Aside from the scarcity of baseball uniforms from the U.S. Army Air Forces (or its predecessor, the U.S. Army Air Corps), U.S. Navy pieces are a rare breed among wartime flannels. Two weeks ago, as an auction for a WWII Navy jersey was nearing its closing, the bidding drove the price higher from its $9.99 opening bid amount. After a ten-day run, the 21st and winning bid of $204.02 was a reasonable and sensible, considering the infrequency that any vintage Navy jerseys come to market. Among collectors in genre, the Navy jerseys that are on their wish lists are those that were used in the Pre-flight schools, used by the Norfolk area teams in 1942 to early 1943 and those that were on the Hawaiian and Pacific Island diamonds in late 1943 to late 1945. The Navy flannel in the recent listing was clearly not from any of these teams or games. Granted, the chances that one of those jerseys of having been game worn and used by a major leaguer are very good, but only one of them has surfaced in the last decade.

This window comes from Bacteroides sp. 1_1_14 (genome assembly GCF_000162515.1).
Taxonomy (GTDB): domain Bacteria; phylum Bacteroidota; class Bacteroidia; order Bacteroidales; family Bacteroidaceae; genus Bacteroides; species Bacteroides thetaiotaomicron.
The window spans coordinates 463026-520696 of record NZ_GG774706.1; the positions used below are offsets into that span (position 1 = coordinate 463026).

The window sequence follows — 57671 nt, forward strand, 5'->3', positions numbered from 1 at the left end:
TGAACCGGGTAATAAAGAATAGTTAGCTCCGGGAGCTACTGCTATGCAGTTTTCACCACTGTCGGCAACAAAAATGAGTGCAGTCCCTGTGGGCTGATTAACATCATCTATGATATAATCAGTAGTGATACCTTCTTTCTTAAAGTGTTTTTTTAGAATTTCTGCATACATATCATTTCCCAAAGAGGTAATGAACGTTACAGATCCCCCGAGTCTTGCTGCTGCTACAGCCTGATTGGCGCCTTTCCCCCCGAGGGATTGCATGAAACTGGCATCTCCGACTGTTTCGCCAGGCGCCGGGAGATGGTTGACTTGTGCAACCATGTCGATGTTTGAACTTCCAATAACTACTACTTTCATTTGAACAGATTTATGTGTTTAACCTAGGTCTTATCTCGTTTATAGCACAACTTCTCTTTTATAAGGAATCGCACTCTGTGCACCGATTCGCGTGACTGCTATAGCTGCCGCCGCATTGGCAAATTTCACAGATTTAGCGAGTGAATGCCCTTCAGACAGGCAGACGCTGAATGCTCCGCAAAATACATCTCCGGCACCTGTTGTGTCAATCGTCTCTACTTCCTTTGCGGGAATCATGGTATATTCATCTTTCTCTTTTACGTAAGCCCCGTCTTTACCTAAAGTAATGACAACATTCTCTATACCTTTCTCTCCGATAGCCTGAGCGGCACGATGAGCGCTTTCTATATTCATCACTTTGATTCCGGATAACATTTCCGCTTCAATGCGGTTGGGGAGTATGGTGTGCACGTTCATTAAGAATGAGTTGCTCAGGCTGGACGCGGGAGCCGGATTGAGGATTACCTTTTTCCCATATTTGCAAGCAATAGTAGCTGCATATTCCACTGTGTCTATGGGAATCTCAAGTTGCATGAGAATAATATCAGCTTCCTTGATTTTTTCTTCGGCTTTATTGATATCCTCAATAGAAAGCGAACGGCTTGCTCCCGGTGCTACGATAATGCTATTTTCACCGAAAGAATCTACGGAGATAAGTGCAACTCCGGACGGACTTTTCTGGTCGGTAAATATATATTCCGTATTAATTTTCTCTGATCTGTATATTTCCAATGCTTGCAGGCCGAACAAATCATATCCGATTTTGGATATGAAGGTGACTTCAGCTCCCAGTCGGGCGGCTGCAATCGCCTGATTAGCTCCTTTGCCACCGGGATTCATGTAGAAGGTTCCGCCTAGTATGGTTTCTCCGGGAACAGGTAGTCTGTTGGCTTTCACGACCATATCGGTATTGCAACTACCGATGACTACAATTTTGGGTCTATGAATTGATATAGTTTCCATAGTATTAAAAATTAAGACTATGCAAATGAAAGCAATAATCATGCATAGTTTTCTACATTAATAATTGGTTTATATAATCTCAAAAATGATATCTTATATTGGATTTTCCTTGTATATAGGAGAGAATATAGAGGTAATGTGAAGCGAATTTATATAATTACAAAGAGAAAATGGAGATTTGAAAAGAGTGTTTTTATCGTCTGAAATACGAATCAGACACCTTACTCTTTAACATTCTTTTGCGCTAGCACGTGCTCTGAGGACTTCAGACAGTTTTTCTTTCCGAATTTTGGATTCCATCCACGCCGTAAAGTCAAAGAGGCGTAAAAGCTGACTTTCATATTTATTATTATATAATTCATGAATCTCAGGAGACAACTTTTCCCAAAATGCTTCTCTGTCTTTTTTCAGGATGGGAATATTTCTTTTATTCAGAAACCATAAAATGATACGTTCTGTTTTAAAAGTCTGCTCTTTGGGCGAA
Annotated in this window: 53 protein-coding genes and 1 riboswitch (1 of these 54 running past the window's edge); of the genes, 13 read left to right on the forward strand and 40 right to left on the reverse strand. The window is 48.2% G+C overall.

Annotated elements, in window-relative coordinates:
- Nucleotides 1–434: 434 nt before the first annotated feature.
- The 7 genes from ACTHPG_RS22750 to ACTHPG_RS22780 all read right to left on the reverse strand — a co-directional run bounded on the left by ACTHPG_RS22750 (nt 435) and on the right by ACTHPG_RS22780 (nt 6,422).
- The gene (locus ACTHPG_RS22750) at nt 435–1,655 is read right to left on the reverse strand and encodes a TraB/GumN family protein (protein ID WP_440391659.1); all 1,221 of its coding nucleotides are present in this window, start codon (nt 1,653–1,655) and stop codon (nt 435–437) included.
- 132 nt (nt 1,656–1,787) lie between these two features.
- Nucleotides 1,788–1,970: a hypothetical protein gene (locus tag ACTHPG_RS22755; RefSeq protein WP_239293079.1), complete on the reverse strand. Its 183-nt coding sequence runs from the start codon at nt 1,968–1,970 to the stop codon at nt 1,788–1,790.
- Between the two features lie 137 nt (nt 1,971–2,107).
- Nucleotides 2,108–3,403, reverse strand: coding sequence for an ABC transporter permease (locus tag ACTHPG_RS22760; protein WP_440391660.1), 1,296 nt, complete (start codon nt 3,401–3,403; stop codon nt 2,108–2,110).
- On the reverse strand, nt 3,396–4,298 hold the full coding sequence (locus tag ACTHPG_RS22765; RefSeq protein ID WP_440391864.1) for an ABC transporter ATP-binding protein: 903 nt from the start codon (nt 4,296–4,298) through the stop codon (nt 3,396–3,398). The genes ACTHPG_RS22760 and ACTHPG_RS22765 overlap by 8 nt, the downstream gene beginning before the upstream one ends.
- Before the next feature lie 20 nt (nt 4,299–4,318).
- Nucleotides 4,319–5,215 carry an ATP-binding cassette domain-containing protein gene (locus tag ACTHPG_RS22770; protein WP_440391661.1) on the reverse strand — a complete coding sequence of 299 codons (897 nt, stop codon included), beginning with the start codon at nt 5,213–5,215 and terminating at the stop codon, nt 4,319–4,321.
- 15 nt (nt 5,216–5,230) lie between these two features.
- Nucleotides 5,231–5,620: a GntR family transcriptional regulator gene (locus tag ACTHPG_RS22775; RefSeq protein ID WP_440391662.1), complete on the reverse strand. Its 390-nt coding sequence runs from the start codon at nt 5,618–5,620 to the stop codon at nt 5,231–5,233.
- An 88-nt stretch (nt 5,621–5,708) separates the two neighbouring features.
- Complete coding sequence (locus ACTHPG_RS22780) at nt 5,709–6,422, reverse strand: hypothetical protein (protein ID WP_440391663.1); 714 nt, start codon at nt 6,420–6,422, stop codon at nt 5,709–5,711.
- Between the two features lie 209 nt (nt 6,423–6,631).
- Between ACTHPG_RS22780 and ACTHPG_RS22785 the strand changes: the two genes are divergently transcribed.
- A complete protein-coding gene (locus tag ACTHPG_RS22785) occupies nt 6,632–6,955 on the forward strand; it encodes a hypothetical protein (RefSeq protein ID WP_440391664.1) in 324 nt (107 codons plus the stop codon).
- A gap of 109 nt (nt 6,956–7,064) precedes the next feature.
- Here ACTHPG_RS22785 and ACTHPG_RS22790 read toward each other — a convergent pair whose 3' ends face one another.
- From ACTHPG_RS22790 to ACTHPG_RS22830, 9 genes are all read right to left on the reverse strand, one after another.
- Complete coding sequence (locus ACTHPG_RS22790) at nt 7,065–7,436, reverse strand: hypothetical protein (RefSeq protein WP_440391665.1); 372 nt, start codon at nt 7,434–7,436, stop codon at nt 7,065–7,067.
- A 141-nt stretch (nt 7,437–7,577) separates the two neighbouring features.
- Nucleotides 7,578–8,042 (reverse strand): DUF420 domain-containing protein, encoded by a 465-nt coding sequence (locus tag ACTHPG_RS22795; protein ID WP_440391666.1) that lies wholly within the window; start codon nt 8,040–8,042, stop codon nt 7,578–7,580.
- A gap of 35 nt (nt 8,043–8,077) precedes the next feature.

Reminiscent of the ridiculous asking prices of the aforementioned Marine Corps jerseys, not wanting them to be uniquely or alone in that sphere of insanity, the next two additions to the Chevrons and Diamonds archive, while they are quite fantastic pieces that would be fantastic additions to a military baseball collection, they are priced in a sphere well above reality. Both pieces were used by army personnel. one domestically and the other overseas, the sellers are either gouging and seeking to wait countless months, renewing their auctions repeatedly after the passage of each six-day segment without a bite – or – they simply do not understand the value of these items. Bear in mind that in recent months, there have been two 1940s (WWII-era) major league jerseys sold at auction, both worn by unknown players and have sold in the neighborhood of $200-$250. It is appropriate that these two jerseys, one from WWII and the other from the early 1950s and both from unknown players (most likely just average “Joes”) should be valued in the $75-100 range, when correctly compared with historic major league pieces.